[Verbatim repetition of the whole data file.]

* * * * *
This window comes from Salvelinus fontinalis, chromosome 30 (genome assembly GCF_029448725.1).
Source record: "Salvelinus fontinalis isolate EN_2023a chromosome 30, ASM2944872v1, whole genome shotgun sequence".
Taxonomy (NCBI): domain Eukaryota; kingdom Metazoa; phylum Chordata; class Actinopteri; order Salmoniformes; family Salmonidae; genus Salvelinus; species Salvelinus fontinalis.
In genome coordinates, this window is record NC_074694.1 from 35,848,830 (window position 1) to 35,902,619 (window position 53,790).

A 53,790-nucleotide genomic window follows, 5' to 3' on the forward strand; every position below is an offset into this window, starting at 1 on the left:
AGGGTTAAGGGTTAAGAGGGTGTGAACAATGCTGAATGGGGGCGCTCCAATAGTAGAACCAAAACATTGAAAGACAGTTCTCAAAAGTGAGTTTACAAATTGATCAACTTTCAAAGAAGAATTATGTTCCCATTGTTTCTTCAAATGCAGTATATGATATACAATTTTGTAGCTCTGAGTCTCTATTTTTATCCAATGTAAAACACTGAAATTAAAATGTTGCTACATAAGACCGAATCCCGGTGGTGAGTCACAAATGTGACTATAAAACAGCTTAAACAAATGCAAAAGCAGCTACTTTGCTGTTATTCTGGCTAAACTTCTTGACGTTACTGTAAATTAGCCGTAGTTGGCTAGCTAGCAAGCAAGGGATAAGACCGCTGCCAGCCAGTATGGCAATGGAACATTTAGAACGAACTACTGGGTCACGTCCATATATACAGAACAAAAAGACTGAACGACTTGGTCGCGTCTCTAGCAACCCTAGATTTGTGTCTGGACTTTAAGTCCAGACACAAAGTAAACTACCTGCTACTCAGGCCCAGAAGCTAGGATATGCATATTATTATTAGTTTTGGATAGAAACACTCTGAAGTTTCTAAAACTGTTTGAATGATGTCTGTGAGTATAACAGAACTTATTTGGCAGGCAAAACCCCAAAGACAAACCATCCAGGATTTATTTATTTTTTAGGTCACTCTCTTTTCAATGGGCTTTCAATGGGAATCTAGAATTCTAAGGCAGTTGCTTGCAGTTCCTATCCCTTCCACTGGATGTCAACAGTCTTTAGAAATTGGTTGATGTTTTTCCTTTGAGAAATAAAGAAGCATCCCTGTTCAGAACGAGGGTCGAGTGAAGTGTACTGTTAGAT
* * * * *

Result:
This window comes from Salvelinus fontinalis, chromosome 30 (genome assembly GCF_029448725.1).
Source record: "Salvelinus fontinalis isolate EN_2023a chromosome 30, ASM2944872v1, whole genome shotgun sequence".
Taxonomy (NCBI): domain Eukaryota; kingdom Metazoa; phylum Chordata; class Actinopteri; order Salmoniformes; family Salmonidae; genus Salvelinus; species Salvelinus fontinalis.
In genome coordinates, this window is record NC_074694.1 from 35,848,830 (window position 1) to 35,902,619 (window position 53,790).

A 53,790-nucleotide genomic window follows, 5' to 3' on the forward strand; every position below is an offset into this window, starting at 1 on the left:
AGGGTTAAGGGTTAAGAGGGTGTGAACAATGCTGAATGGGGGCGCTCCAATAGTAGAACCAAAACATTGAAAGACAGTTCTCAAAAGTGAGTTTACAAATTGATCAACTTTCAAAGAAGAATTATGTTCCCATTGTTTCTTCAAATGCAGTATATGATATACAATTTTGTAGCTCTGAGTCTCTATTTTTATCCAATGTAAAACACTGAAATTAAAATGTTGCTACATAAGACCGAATCCCGGTGGTGAGTCACAAATGTGACTATAAAACAGCTTAAACAAATGCAAAAGCAGCTACTTTGCTGTTATTCTGGCTAAACTTCTTGACGTTACTGTAAATTAGCCGTAGTTGGCTAGCTAGCAAGCAAGGGATAAGACCGCTGCCAGCCAGTATGGCAATGGAACATTTAGAACGAACTACTGGGTCACGTCCATATATACAGAACAAAAAGACTGAACGACTTGGTCGCGTCTCTAGCAACCCTAGATTTGTGTCTGGACTTTAAGTCCAGACACAAAGTAAACTACCTGCTACTCAGGCCCAGAAGCTAGGATATGCATATTATTATTAGTTTTGGATAGAAACACTCTGAAGTTTCTAAAACTGTTTGAATGATGTCTGTGAGTATAACAGAACTTATTTGGCAGGCAAAACCCCAAAGACAAACCATCCAGGATTTATTTATTTTTTAGGTCACTCTCTTTTCAATGGGCTTTCAATGGGAATCTAGAATTCTAAGGCAGTTGCTTGCAGTTCCTATCCCTTCCACTGGATGTCAACAGTCTTTAGAAATTGGTTGATGTTTTTCCTTTGAGAAATAAAGAAGCATCCCTGTTCAGAACGAGGGTCGAGTGAAGTGTACTGTTAGAT